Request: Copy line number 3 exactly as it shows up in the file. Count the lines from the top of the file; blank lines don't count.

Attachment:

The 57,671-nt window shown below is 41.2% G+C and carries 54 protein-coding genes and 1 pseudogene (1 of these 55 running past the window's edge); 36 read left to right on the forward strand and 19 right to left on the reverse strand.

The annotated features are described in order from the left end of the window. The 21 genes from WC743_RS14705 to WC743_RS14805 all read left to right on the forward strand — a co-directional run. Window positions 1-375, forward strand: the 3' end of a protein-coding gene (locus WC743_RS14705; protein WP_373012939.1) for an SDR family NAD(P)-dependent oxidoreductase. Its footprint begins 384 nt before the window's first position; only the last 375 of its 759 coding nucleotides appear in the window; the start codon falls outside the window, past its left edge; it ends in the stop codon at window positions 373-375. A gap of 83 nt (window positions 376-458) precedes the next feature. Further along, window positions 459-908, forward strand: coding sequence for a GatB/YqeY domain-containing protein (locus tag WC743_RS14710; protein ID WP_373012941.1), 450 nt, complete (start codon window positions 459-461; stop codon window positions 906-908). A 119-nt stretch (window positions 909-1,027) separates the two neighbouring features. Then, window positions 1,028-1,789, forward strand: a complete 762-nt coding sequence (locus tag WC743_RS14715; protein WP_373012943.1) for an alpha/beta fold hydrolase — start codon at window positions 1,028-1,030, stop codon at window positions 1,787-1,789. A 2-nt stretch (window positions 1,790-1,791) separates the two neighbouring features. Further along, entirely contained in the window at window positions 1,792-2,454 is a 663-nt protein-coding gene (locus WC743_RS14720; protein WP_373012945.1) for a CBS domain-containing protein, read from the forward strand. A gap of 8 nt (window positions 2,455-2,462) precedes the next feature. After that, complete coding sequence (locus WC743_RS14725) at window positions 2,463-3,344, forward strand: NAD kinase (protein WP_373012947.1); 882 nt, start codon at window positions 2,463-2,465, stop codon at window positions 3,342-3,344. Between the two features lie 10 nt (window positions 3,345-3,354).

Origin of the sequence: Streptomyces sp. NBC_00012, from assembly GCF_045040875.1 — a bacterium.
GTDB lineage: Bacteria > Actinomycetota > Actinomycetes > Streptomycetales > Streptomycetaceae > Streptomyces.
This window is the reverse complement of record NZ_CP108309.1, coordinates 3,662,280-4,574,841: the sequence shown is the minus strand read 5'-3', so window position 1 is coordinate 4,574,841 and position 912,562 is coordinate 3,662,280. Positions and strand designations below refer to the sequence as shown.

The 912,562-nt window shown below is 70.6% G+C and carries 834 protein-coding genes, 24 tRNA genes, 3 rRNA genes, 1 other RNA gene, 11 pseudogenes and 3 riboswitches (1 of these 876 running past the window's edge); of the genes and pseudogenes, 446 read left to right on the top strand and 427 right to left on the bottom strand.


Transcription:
Origin of the sequence: Streptomyces sp. NBC_00012, from assembly GCF_045040875.1 — a bacterium.